On a separate note, Member Lawrence Allen, Jr. (D-Houston) voiced concern to Commissioner Morath over the board’s lack of oversight of contracts between school districts and charter schools as a result of Senate Bill (SB) 1882 passed by the 85th Texas Legislature. This bill provides financial incentives and a pause in accountability ratings for districts to contract with a charter holder, nonprofit or higher education institution to operate a campus under a “partnership” model in which the district surrenders control entirely to the operator. As ATPE has warned, this has potentially troubling implications for school staff and students in the feeder pattern.

While the SBOE has the final authority to approve new charters, it has no formal input regarding these arrangements. Rather, each contract must be approved by the commissioner. Agreeing with Allen, Member Hardy warned that charters may be less faithful to the Texas Essential Knowledge and Skills (TEKS), which are required curriculum approved by the board.

The board is scheduled to consider a variety of items Wednesday, including potential action regarding the creation of a Mexican American Studies class. Continue to check TeachTheVote.org for further updates from this week’s SBOE meeting.

Teach the Vote’s Week in Review: March 30, 2018

The ATPE office is closed today, but here’s a look at this week’s education news:


As multiple committees and the Texas Commission on Public School Finance spend this interim looking at the issue of teacher compensation, ATPE is taking advantage of opportunities to share our expertise and our members’ feedback with lawmakers on the issue. This week, the Senate Education Committee took its turn at discussing teacher pay, and ATPE Lobbyist Kate Kuhlmann was one of the experts invited to testify at Monday’s hearing. Kuhlmann shared a number of things lawmakers should consider as they discuss any future plans to address teacher compensation in Texas, above all that those plans be funded, sustainable, and built from an adequate base.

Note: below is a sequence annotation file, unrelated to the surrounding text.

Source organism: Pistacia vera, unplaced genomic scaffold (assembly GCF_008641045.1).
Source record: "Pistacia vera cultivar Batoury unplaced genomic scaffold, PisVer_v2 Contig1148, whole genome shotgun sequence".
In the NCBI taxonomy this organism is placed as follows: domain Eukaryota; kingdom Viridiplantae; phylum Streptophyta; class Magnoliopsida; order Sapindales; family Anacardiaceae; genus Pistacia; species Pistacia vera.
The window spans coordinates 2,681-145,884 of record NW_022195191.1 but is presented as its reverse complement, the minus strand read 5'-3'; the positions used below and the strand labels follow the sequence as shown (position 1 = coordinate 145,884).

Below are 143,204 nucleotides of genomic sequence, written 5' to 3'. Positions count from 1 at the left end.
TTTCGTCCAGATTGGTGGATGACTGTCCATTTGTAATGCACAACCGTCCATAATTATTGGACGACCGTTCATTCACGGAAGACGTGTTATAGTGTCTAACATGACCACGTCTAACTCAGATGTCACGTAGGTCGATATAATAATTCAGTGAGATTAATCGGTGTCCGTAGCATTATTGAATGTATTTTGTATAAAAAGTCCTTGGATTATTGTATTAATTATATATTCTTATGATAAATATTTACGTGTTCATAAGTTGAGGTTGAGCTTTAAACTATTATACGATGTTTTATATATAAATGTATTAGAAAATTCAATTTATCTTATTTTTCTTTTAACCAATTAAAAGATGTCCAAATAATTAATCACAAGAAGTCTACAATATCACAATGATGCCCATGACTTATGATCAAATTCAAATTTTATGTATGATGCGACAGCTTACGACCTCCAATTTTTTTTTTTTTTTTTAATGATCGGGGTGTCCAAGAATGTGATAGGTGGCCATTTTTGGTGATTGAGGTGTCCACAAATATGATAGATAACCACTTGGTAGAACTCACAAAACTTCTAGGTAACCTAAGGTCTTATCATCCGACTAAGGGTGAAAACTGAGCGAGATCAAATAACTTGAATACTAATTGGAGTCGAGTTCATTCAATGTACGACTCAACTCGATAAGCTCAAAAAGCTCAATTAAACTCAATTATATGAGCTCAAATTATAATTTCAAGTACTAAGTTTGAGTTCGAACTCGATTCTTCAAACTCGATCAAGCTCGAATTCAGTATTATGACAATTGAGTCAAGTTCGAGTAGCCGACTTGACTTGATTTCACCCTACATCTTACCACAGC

For more on this week’s teacher compensation hearing, Kuhlmann has provided both a wrap-up of the discussion and a written summary of her testimony.

 


The federal government has approved a revised plan outlining how Texas will comply with the Every Student Succeeds Act (ESSA). After Congress enacted the law in December 2015 and the U. S. Department of Education (ED) issued regulations to interpret it, states have been required to submit their plans for ESSA compliance. Texas’s original plan was sent back for modification. For more on the final ESSA plan that has now been approved by the feds, check out this week’s blog post from ATPE Lobbyist Kate Kuhlmann.

 


Texas ESSA plan approved by feds

Texas Commissioner of Education Mike Morath announced today that U.S. Secretary of Education Betsy DeVos has given final approval to Texas’s plan to implement the Every Student Succeeds Act (ESSA), the federal education law that replaced No Child Left Behind.

The final approval bookends a years long process to implement the legislation at first the federal level and then at the state level. Most recently, the Texas Education Agency (TEA) submitted its revised ESSA plan based on feedback received from the U.S. Department of Education (ED). A full, high-level recap of the process beginning with passage of the new law in December 2015 can be found here.

In TEA’s press release relaying ED’s final approval of the plan, Commissioner Morath said the plan “reflects a commitment to reinforcing public education outcomes for more than five million schoolchildren while continuing to strengthen the economic future of Texas.” Read the full press release here.